The Green Party is calling on WorkSafe and the Environmental Protection Agency (EPA) to undertake an urgent review of the ongoing use of methyl bromide – a highly toxic fumigant – at ports across the country.
The call follows a decision made by the Environment Court last Friday to block an application by Envirofume Ltd to fumigate logs for export using methyl bromide at the Port of Tauranga.
Envirofume’s application to use methyl bromide was rejected on the basis that it could harm people’s health and contribute to the depletion of the ozone layer. The Court also concluded that methyl bromide should only be used to fumigate logs in dedicated areas designed to recapture the gas.
“This decision makes it clear that this highly toxic fumigant shouldn’t be used unless it is very carefully recaptured. Yet multiple ports in New Zealand still fail to protect their workers by safely recapturing the gas,” says Green Party pesticide and biosecurity spokesperson Steffan Browning.
“Under the Montréal Protocol, the government is meant to phase out the use of ozone-depleting methyl bromide by 2020, but since 1990 its use in New Zealand has increased tenfold.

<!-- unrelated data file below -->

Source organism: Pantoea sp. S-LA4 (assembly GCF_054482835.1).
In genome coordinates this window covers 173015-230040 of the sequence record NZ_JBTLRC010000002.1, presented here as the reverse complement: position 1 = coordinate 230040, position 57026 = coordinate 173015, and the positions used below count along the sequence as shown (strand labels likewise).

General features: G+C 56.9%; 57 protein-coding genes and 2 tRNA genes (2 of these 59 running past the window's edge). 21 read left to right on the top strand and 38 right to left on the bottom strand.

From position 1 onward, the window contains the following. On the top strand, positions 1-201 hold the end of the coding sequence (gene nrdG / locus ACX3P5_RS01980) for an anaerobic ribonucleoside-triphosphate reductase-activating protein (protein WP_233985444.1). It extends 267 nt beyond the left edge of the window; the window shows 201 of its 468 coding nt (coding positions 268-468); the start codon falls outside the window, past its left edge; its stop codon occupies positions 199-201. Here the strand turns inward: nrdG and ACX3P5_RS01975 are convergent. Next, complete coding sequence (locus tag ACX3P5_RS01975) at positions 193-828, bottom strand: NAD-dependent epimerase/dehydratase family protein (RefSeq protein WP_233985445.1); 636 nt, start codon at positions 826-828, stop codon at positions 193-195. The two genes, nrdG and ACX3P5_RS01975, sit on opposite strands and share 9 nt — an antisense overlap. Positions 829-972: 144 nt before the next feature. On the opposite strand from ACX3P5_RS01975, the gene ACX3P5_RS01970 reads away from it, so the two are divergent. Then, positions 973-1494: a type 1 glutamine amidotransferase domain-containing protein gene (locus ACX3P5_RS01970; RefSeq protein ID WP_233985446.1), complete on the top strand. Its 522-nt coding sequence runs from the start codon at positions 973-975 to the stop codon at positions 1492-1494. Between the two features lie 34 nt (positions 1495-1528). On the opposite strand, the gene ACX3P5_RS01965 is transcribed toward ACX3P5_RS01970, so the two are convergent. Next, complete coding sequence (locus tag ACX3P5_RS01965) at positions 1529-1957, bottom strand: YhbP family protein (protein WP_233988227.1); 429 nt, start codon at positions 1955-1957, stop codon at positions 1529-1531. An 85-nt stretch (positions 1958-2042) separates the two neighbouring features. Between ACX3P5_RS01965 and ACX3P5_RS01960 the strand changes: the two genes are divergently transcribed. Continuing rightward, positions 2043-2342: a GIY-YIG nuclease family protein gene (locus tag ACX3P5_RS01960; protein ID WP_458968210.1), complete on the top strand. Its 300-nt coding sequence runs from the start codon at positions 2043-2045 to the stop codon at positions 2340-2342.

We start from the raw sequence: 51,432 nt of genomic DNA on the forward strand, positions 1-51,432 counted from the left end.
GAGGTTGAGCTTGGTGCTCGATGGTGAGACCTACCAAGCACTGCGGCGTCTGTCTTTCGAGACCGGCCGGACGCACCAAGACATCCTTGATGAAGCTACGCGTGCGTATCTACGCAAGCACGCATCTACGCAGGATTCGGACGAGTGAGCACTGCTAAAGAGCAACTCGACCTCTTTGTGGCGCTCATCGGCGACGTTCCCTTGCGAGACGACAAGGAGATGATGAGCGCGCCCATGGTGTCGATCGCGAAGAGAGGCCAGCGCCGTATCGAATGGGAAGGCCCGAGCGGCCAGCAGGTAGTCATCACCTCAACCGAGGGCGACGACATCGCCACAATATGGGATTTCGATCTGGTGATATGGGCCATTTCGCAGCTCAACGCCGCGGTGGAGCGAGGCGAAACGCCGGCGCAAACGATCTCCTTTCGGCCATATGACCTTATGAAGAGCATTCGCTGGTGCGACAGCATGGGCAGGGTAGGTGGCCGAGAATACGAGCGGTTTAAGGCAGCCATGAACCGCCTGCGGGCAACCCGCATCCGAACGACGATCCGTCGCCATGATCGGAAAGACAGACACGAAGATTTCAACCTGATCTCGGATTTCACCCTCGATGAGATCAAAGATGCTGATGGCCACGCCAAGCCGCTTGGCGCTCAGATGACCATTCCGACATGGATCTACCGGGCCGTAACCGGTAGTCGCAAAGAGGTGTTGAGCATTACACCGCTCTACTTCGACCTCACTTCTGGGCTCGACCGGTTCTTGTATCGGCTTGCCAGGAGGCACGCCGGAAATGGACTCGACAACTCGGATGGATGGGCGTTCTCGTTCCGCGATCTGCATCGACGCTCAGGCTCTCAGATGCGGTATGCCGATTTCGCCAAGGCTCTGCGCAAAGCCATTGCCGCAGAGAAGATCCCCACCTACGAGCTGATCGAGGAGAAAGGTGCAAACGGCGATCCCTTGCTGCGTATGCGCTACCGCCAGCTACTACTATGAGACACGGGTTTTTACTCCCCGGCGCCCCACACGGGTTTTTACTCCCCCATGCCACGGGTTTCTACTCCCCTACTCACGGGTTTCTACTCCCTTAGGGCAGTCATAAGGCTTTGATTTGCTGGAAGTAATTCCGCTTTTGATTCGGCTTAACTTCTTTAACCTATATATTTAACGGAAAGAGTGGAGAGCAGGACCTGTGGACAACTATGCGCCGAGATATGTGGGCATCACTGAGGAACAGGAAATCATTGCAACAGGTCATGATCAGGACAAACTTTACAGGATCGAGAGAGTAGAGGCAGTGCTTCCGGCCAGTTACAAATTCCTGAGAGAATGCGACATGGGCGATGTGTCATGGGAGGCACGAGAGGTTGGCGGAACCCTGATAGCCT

Workers and residents near the ports of Napier, Tauranga and Whangarei are potentially being exposed to methyl bromide as there is limited recapture of the gas in those places, he claims.
“We need both WorkSafe and the EPA to do their job, stop the unsafe release of this toxic gas, and protect both workers and the environment,” Browning insists.
Methyl bromide, if inhaled, can have long-term impacts on the brain, increase the risk of cancers and neurological issues. “We shouldn’t be exposing anyone to this stuff,” he stresses.
“Because the gas is colourless and odourless, people don’t even know if they’ve inhaled it until well down the track, when they have potentially serious health issues.”